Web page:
The teaching of cursive handwriting begins from Reception as it lessens the chance of reversing letters by removing the need to take the pencil from the paper between letters. Also, cursive script teaches children to write words as a continuous flowing movement which will lead to speed and fluency in time. All class-facing staff model cursive handwriting to children at all times.
Handwriting Image

Before cursive handwriting can be taught, children participate in activities involving gross and fine motor skills which will lead onto the vital movements for letter formation. Without these skills and muscle strength being in place, children struggle to form their writing.

Fine motor skills include:

Academic skills including

  • Pencil skills (scribbling, colouring, drawing, writing)
  • Scissors skills (cutting)


  • Construction skills using lego, duplo, puzzles, train tracks
  • Doll dressing and manipulation
  • IT use (e.g. mouse and stylus manipulation)

Self care including

  • dressing – tying shoelaces, doling up sandals, zips, buttons, belts
  • eating – using cutlery, opening lunch boxes and food bags
  • hygiene – cleaning teeth, brushing hair, toileting.

Note: Visual perception (accurately using vision, ‘seeing’ and interpreting) is not strictly a fine motor skill but directly supports fine motor skill performance.

Creating patterns and strategic colouring using the correct pencil grip are then encouraged, using the handwriting patterns (see below) which form the basis of all letters. This will lead onto the writing of letters, words and then complete sentences. Children should have regular, explicit handwriting lessons to enable a real focus on high quality presentation which is modelled by staff at all times.

All children begin to learn to write using a pencil. Once the use of cursive handwriting is used consistently and accurately across all areas of the curriculum, they will be rewarded with a pen licence. This is assessed by the Executive Principal to take a non-biased opinion.

To aid the teaching of cursive handwriting at TIMU, we use a software called LetterJoin. This works as an interactive teaching resource, as well as enabling teachers to create worksheets and tasks specifically catered to children’s individual handwriting needs.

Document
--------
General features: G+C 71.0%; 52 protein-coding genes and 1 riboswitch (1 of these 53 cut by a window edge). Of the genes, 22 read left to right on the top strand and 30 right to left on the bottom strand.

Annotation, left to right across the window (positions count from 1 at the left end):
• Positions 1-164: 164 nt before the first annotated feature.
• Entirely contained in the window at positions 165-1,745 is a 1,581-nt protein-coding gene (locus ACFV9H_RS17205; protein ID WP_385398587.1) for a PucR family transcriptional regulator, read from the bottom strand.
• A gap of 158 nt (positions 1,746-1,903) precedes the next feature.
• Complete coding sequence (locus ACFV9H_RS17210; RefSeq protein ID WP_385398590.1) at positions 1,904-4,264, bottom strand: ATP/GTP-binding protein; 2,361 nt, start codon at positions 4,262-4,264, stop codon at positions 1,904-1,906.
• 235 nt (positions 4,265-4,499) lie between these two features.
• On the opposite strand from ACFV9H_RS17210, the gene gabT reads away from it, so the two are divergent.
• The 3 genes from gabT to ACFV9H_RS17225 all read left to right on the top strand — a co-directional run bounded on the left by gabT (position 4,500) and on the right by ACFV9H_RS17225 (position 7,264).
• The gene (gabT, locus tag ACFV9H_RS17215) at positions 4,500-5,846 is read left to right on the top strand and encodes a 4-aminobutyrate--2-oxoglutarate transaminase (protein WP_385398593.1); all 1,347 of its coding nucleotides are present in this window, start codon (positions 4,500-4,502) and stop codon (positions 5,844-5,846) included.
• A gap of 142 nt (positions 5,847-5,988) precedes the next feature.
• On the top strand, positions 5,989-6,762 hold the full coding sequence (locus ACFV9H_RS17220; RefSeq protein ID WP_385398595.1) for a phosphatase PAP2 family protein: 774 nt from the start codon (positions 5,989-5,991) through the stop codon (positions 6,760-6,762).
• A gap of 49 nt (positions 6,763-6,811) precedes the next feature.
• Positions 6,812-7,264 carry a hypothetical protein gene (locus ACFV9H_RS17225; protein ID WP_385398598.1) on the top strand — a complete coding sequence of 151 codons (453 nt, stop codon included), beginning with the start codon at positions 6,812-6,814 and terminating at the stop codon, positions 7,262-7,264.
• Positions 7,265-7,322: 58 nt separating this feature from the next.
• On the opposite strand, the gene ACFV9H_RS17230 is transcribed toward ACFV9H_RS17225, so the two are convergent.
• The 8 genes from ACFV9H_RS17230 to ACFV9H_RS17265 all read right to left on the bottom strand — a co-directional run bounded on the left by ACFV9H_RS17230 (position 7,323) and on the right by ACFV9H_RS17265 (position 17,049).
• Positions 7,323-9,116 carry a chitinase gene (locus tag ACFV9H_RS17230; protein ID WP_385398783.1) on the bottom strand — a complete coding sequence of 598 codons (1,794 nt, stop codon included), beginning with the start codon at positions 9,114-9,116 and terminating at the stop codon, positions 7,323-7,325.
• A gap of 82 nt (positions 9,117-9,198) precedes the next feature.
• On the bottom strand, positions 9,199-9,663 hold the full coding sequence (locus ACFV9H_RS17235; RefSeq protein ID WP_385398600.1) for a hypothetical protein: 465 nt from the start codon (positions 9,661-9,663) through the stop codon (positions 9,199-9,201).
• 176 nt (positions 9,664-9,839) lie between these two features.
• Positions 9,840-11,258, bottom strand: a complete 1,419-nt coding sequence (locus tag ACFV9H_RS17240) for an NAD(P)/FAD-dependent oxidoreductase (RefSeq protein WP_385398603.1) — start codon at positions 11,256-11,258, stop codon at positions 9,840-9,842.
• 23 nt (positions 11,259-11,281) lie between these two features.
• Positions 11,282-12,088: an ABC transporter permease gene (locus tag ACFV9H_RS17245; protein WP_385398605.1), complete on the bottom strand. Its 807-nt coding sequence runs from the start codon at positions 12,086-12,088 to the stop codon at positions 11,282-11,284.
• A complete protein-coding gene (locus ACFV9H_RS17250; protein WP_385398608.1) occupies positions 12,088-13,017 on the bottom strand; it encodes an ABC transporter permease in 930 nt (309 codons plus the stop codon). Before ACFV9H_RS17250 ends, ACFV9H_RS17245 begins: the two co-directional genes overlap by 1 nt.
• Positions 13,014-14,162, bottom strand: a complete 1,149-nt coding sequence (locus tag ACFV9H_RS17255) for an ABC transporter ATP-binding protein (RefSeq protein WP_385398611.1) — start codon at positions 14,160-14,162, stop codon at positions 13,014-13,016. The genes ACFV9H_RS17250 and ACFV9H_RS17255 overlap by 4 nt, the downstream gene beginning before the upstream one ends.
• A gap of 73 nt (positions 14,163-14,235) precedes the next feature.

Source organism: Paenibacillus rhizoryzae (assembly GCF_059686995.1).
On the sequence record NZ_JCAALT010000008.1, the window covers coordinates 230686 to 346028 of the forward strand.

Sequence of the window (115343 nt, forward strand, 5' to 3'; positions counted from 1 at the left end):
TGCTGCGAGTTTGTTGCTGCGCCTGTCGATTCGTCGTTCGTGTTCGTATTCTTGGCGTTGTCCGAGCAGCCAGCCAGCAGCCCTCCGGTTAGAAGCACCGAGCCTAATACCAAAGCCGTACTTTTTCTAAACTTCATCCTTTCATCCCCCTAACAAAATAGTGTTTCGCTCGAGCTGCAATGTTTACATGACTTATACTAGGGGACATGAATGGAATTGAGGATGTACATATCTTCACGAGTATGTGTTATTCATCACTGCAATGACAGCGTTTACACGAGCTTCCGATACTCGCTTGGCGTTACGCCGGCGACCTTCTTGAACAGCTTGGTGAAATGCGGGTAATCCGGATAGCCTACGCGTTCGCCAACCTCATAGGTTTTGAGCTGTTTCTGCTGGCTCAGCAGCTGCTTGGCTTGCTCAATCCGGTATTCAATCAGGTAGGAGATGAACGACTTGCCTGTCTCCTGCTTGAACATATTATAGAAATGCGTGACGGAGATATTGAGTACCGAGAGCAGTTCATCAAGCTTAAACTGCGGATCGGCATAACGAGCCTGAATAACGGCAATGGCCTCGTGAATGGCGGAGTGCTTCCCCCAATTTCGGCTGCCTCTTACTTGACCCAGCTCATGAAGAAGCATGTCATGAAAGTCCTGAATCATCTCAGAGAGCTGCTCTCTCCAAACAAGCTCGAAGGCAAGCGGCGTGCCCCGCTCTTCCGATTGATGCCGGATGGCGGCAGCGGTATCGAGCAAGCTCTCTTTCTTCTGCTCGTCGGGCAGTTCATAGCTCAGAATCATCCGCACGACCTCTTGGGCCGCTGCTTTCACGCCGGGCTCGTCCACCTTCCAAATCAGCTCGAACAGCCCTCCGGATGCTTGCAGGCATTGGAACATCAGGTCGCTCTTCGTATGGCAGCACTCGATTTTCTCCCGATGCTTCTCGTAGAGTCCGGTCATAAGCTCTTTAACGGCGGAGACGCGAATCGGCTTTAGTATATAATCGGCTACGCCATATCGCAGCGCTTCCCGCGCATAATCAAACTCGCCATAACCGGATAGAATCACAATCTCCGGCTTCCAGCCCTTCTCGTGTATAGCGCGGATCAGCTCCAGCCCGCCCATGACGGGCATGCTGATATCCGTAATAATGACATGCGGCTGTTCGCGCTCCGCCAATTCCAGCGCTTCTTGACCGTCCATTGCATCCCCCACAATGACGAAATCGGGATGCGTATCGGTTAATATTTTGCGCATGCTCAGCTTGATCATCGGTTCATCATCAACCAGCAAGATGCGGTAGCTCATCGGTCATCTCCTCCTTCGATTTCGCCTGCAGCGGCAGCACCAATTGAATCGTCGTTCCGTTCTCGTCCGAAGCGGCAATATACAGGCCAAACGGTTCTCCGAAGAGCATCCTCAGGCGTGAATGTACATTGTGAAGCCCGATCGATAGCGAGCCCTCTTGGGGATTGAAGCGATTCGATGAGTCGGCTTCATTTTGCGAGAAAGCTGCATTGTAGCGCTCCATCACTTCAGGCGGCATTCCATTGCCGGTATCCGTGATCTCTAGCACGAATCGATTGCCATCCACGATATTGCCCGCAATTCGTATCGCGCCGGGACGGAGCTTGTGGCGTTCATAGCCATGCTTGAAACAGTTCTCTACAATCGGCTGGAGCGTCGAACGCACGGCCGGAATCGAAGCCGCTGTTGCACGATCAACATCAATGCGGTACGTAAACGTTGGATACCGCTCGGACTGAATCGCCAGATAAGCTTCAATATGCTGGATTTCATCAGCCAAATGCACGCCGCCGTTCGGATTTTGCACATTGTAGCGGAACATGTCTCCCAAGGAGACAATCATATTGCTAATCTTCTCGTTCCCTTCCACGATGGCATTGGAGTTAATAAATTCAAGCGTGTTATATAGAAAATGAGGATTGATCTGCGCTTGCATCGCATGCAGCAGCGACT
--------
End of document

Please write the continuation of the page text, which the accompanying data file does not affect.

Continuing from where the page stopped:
In order to support your child at home, it would be beneficial to practise patterns (if letter formation not yet established) using a variety of media (paint, chalk, sand, shaving foam). Verbalising the movements needed to form the letters will help your child to remember what they need to do to create the letter/pattern also. Please use the example handwriting patterns and letter formations below to ensure the correct teaching of these.

Supporting the development of motor skills at home

Why are fine motor skills important?

Fine motor skills are essential for performing everyday skills as outlined above as well academic skills. Without the ability to complete these everyday tasks, a child’s self-esteem can suffer, their academic performance is compromised and their play options are very limited. They are also unable to develop appropriate independence in ‘life’ skills (such as getting dressed and feeding themselves) which in turn has social implications not only within the family but also within peer relationships.

How can you tell if a child has fine motor skill difficulties at a glance?

  • Avoidance and/or disinterest of fiddly finger skills (and has tasks listed above)
  • Preferring physical activity (again to avoid sit down tasks)
  • Interest in ‘passive’ activities such as IT (e.g. watching TV an IPAD that don’t require Fine Motor skills)
  • No interest in pencil or scissors skills
  • Being ‘bossy’ in play and asking others to “draw a cat for me”
  • Not persisting in the face of a challenge (e.g. asking parents to fix a problem without physically trying to fix it themselves)
  • Waiting for parents to dress them or clean their teeth rather than trying themselves
  • Refusal to use stylus with the IPAD

Handwriting Patterns and Handwriting Families –
Please click here to view an example

Capital Letter Formation –
Please click here to view an example

Letter Formation Year R to Year 6 –
Please click here to view an example

Number Formation –
Please click here to view an example


Let's write image